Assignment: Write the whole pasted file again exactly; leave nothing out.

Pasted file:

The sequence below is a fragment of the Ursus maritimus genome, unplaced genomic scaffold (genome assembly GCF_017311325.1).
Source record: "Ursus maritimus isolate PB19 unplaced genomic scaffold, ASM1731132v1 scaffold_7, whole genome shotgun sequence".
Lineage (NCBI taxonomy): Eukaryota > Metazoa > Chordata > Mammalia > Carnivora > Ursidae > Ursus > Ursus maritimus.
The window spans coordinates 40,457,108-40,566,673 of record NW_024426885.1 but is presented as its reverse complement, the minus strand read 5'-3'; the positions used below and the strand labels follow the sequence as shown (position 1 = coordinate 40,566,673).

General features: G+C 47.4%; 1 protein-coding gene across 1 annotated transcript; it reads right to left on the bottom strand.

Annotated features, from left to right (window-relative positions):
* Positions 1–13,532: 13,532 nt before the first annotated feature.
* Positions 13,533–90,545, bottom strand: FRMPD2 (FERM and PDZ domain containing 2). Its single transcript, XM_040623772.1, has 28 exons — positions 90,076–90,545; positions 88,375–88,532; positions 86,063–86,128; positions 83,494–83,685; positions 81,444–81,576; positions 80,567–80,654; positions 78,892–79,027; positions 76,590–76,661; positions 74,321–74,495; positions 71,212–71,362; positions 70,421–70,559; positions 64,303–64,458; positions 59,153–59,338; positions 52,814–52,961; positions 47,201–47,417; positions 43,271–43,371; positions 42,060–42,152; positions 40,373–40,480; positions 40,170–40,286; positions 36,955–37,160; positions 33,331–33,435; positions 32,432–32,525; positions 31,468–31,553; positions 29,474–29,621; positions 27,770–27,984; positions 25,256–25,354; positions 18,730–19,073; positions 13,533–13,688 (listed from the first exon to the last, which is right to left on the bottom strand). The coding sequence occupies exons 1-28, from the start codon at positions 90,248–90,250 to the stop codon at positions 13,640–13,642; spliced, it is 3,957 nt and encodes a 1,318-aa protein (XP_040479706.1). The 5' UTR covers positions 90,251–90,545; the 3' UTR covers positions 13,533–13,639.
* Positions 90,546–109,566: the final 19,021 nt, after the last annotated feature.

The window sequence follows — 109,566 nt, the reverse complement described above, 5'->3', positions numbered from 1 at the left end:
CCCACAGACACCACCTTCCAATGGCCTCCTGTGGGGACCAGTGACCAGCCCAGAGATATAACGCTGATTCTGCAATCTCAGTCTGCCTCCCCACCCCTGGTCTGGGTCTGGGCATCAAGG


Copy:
The sequence below is a fragment of the Ursus maritimus genome, unplaced genomic scaffold (genome assembly GCF_017311325.1).
Source record: "Ursus maritimus isolate PB19 unplaced genomic scaffold, ASM1731132v1 scaffold_7, whole genome shotgun sequence".
Lineage (NCBI taxonomy): Eukaryota > Metazoa > Chordata > Mammalia > Carnivora > Ursidae > Ursus > Ursus maritimus.
The window spans coordinates 40,457,108-40,566,673 of record NW_024426885.1 but is presented as its reverse complement, the minus strand read 5'-3'; the positions used below and the strand labels follow the sequence as shown (position 1 = coordinate 40,566,673).

General features: G+C 47.4%; 1 protein-coding gene across 1 annotated transcript; it reads right to left on the bottom strand.

Annotated features, from left to right (window-relative positions):
* Positions 1–13,532: 13,532 nt before the first annotated feature.
* Positions 13,533–90,545, bottom strand: FRMPD2 (FERM and PDZ domain containing 2). Its single transcript, XM_040623772.1, has 28 exons — positions 90,076–90,545; positions 88,375–88,532; positions 86,063–86,128; positions 83,494–83,685; positions 81,444–81,576; positions 80,567–80,654; positions 78,892–79,027; positions 76,590–76,661; positions 74,321–74,495; positions 71,212–71,362; positions 70,421–70,559; positions 64,303–64,458; positions 59,153–59,338; positions 52,814–52,961; positions 47,201–47,417; positions 43,271–43,371; positions 42,060–42,152; positions 40,373–40,480; positions 40,170–40,286; positions 36,955–37,160; positions 33,331–33,435; positions 32,432–32,525; positions 31,468–31,553; positions 29,474–29,621; positions 27,770–27,984; positions 25,256–25,354; positions 18,730–19,073; positions 13,533–13,688 (listed from the first exon to the last, which is right to left on the bottom strand). The coding sequence occupies exons 1-28, from the start codon at positions 90,248–90,250 to the stop codon at positions 13,640–13,642; spliced, it is 3,957 nt and encodes a 1,318-aa protein (XP_040479706.1). The 5' UTR covers positions 90,251–90,545; the 3' UTR covers positions 13,533–13,639.
* Positions 90,546–109,566: the final 19,021 nt, after the last annotated feature.

The window sequence follows — 109,566 nt, the reverse complement described above, 5'->3', positions numbered from 1 at the left end:
CCCACAGACACCACCTTCCAATGGCCTCCTGTGGGGACCAGTGACCAGCCCAGAGATATAACGCTGATTCTGCAATCTCAGTCTGCCTCCCCACCCCTGGTCTGGGTCTGGGCATCAAGG